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USAF retires first “Constant Phoenix”, WC-135 62-3582

USAF retires first “Constant Phoenix”, WC-135 62-3582

After almost 50 years in Air Force service, “aircraft 582” was retired during a ceremony at Offutt AFB, Nebraska on 13 November 2020.

“Eventually all good things come to an end,” said Col. John Litecky, 55th Operations Group commander. “All in all, tail 582 has flown over 29,689 hours, which includes 72,251 landings for our Air Force in all her shapes and forms, and we are truly grateful for her service.”

The aircraft’s official final flight with the 45th RS, commonly known across the Air Force as its fini-flight, took place Nov. 2, 2020. Upon landing, 582 received the traditional water salute, where two of the base’s fire trucks shot water over the aircraft, creating an archway.

62-3582 departed Offutt on 16 November for L3Harris ISR Systems’ facility at Majors Airport, Greenville, Texas using the callsign “Lucha 82”. Lucha is Spanish for struggle, which may or may not refer to the maintenance issues ‘582 had during its life at Offutt!

Flight data from ADS-B Exchange

“This particular WC-135 aircraft has proven finicky over these last two decades for our crews and maintainers,” said Lt. Col. Andrew Maus, 45th Reconnaissance Squadron commander, “but nonetheless, it served our mission well.”

Whilst at Majors Airport the aircraft will have its mission systems; the external airfoils and sensors and internal computers, sampling and containment equipment removed. These systems will be installed on new WC-135R aircraft – of which there are to be three converted from KC-135Rs.

Boneyard Safari over on Facebook has some photos of its arrival at Majors:

Aircraft 582’s history

Built as a Boeing KC-135B Stratotanker, the aircraft was not in fact a refuelling aircraft but rather an airborne command post. Soon after delivery the type was renamed EC-135C “Looking Glass”, where it spent its operational life on 24/7/365 alert, ready to get airborne in the event of nuclear war.

Beginning in February 1961 the “Looking Glass” mission saw at least one EC-135 airborne 24 hours a day, every day of the year. For 29 years the EC-135C flew every single mission, bar one which was flown by an E-4B under test, before being replaced by the US Navy’s E-6B “TACAMO” aircraft.

As the type designation suggests, WC-135s were built for weather-reconnaissance and air sampling missions, and ten C-135B transports were initially converted for the role.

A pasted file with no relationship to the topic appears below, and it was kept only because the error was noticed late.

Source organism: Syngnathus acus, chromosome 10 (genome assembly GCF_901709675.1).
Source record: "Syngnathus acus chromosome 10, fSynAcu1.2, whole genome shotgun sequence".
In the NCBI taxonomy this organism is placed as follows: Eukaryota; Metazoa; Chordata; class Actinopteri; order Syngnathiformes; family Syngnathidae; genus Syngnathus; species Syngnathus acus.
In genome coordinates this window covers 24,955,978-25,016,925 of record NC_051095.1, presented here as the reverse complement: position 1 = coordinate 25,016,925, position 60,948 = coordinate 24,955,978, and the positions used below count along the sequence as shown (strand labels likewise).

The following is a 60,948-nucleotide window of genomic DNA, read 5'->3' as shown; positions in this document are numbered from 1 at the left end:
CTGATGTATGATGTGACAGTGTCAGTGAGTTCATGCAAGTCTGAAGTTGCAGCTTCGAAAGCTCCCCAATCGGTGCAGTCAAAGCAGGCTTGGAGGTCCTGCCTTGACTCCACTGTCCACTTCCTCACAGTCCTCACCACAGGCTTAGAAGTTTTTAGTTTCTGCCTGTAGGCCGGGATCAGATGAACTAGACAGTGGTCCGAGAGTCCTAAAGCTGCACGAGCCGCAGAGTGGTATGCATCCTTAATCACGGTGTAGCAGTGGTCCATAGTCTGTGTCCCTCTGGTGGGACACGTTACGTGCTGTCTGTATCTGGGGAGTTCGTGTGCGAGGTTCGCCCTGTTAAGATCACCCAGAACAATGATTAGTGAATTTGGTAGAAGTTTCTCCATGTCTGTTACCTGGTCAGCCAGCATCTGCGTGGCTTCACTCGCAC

By the early 1990s the weather-reconnaissance mission was transferred to WC-130 Hercules and P-3 Orions of the USAF and US Navy, and the WC-135 fleet was retired. Five aircraft were retained and modified for further missions, with 61-2667 upgraded to a WC-135W in the air-sampling role.

WC-135W 61-2667 at Boscombe Down, June 1990. Image: Flickr/Rob Schleiffert CC BY-NC-ND 2.0

The WC-135W was supplemented in 1998 by a former EC-135C – 62-3582 – which was given the designation WC-135C, although both aircraft were more commonly known by their project name, “Constant Phoenix”.

The Constant Phoenix’s modifications are primarily related to the aircraft’s on-board atmospheric collection suite, which allows the mission crew to detect radioactive debris “clouds” in real time. The aircraft is equipped with external flow-through devices to collect particulates on filter paper and a compressor system for whole air samples collected in high-pressure holding spheres. Despite the different designations, both the C and W carry the same mission equipment (similar to the RC-135V and W aircraft).

The interior seats 33 people, including the cockpit crew, maintenance personnel, and special equipment operators from the Air Force Technical Applications Center. On operational sorties, the crew is minimized to just pilots, navigator, and special-equipment operators, to reduce radiation exposure to mission-essential personnel only.


Although possibly some of the least-used of the special C-135 variants operated by the 55th Wing at Offutt AFB the WC-135s have one of the most important worldwide missions, from nuclear treaty compliance to weapons tests and accidents – such as the fallout from the Chernobyl disaster in 1986.

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